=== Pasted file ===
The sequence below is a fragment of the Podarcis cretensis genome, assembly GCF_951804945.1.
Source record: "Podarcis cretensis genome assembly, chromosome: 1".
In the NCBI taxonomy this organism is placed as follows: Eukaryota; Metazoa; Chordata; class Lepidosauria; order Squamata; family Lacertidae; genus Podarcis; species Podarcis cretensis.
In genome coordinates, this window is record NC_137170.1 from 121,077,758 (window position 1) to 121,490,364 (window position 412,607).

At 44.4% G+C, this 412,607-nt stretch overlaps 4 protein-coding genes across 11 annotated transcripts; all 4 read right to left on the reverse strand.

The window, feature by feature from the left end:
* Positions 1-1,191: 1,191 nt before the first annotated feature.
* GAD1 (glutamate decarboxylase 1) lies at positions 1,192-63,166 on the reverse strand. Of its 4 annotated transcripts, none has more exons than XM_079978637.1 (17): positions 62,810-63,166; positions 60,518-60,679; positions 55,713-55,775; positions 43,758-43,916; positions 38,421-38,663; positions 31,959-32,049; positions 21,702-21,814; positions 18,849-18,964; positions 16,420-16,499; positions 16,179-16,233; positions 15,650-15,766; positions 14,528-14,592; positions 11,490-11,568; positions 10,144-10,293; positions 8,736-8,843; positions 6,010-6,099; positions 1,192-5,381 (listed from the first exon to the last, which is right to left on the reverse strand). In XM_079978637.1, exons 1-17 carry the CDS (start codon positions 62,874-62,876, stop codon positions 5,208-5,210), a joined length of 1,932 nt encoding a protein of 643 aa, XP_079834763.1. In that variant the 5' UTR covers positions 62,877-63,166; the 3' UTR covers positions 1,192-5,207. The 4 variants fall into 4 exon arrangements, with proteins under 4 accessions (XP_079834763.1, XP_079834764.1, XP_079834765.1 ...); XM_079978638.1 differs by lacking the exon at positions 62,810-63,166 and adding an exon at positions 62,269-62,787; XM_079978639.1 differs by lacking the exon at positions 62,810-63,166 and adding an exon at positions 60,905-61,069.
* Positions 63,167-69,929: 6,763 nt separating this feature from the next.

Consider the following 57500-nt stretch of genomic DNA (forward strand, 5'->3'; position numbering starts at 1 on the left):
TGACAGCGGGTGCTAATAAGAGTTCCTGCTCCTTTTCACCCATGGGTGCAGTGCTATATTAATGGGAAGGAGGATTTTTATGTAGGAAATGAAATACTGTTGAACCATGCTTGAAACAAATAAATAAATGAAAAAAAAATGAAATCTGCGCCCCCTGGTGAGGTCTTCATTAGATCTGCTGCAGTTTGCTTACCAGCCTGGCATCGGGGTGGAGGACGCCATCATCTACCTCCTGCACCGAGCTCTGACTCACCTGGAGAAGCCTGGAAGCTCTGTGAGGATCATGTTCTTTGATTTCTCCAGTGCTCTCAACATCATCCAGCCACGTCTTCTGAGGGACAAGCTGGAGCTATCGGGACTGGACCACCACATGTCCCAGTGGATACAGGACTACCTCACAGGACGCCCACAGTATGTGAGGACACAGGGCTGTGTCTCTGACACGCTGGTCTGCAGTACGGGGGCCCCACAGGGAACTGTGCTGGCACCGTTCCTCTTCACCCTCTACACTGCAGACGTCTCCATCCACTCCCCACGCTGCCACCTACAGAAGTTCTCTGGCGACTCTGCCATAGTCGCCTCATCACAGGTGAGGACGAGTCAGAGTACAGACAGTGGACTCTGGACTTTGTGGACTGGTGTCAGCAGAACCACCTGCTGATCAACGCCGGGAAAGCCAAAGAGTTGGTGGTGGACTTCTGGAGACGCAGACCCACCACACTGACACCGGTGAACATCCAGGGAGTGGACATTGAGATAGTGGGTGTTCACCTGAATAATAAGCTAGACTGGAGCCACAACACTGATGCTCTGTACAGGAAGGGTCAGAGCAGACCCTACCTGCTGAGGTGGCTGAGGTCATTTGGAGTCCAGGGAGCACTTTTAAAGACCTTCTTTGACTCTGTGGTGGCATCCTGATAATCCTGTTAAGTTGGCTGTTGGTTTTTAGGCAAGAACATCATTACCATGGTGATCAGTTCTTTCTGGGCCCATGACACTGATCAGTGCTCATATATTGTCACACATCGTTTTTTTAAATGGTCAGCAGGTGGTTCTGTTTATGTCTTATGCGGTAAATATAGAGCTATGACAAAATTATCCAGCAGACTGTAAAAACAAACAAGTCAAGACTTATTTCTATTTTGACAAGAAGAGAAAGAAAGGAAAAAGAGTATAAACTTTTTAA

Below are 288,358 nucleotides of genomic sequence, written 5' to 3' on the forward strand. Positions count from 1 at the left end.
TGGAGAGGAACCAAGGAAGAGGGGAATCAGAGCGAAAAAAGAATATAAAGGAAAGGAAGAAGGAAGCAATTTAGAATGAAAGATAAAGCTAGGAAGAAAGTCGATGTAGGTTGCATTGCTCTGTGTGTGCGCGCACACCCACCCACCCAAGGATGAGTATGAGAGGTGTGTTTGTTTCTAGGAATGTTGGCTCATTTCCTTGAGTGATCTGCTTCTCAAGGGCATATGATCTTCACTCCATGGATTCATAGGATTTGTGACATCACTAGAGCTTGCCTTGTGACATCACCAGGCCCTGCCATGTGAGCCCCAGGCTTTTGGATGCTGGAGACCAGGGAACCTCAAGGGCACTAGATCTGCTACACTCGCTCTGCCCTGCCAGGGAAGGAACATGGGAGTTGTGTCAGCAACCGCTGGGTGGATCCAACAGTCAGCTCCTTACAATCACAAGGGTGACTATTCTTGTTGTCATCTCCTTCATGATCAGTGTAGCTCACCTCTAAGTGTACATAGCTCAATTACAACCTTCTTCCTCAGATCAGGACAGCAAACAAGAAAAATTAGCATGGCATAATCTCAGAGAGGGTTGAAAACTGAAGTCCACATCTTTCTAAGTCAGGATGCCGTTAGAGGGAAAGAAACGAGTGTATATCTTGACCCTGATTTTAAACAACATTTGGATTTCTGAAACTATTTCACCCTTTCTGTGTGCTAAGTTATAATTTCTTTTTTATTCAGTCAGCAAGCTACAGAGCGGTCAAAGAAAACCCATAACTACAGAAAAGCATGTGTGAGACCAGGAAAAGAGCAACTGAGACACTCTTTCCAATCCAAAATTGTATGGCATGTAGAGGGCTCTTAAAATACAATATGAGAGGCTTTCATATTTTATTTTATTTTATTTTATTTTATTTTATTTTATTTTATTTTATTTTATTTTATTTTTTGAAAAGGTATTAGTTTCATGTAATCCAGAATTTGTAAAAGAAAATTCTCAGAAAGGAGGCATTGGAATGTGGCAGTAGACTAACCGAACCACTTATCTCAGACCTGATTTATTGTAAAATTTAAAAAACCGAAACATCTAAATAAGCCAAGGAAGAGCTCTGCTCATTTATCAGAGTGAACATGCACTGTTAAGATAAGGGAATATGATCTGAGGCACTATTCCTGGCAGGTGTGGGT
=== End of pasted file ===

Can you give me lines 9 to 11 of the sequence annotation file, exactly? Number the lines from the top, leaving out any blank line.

* Positions 63,167-69,929: 6,763 nt separating this feature from the next.

Consider the following 57500-nt stretch of genomic DNA (forward strand, 5'->3'; position numbering starts at 1 on the left):
TGACAGCGGGTGCTAATAAGAGTTCCTGCTCCTTTTCACCCATGGGTGCAGTGCTATATTAATGGGAAGGAGGATTTTTATGTAGGAAATGAAATACTGTTGAACCATGCTTGAAACAAATAAATAAATGAAAAAAAAATGAAATCTGCGCCCCCTGGTGAGGTCTTCATTAGATCTGCTGCAGTTTGCTTACCAGCCTGGCATCGGGGTGGAGGACGCCATCATCTACCTCCTGCACCGAGCTCTGACTCACCTGGAGAAGCCTGGAAGCTCTGTGAGGATCATGTTCTTTGATTTCTCCAGTGCTCTCAACATCATCCAGCCACGTCTTCTGAGGGACAAGCTGGAGCTATCGGGACTGGACCACCACATGTCCCAGTGGATACAGGACTACCTCACAGGACGCCCACAGTATGTGAGGACACAGGGCTGTGTCTCTGACACGCTGGTCTGCAGTACGGGGGCCCCACAGGGAACTGTGCTGGCACCGTTCCTCTTCACCCTCTACACTGCAGACGTCTCCATCCACTCCCCACGCTGCCACCTACAGAAGTTCTCTGGCGACTCTGCCATAGTCGCCTCATCACAGGTGAGGACGAGTCAGAGTACAGACAGTGGACTCTGGACTTTGTGGACTGGTGTCAGCAGAACCACCTGCTGATCAACGCCGGGAAAGCCAAAGAGTTGGTGGTGGACTTCTGGAGACGCAGACCCACCACACTGACACCGGTGAACATCCAGGGAGTGGACATTGAGATAGTGGGTGTTCACCTGAATAATAAGCTAGACTGGAGCCACAACACTGATGCTCTGTACAGGAAGGGTCAGAGCAGACCCTACCTGCTGAGGTGGCTGAGGTCATTTGGAGTCCAGGGAGCACTTTTAAAGACCTTCTTTGACTCTGTGGTGGCATCCTGATAATCCTGTTAAGTTGGCTGTTGGTTTTTAGGCAAGAACATCATTACCATGGTGATCAGTTCTTTCTGGGCCCATGACACTGATCAGTGCTCATATATTGTCACACATCGTTTTTTTAAATGGTCAGCAGGTGGTTCTGTTTATGTCTTATGCGGTAAATATAGAGCTATGACAAAATTATCCAGCAGACTGTAAAAACAAACAAGTCAAGACTTATTTCTATTTTGACAAGAAGAGAAAGAAAGGAAAAAGAGTATAAACTTTTTAA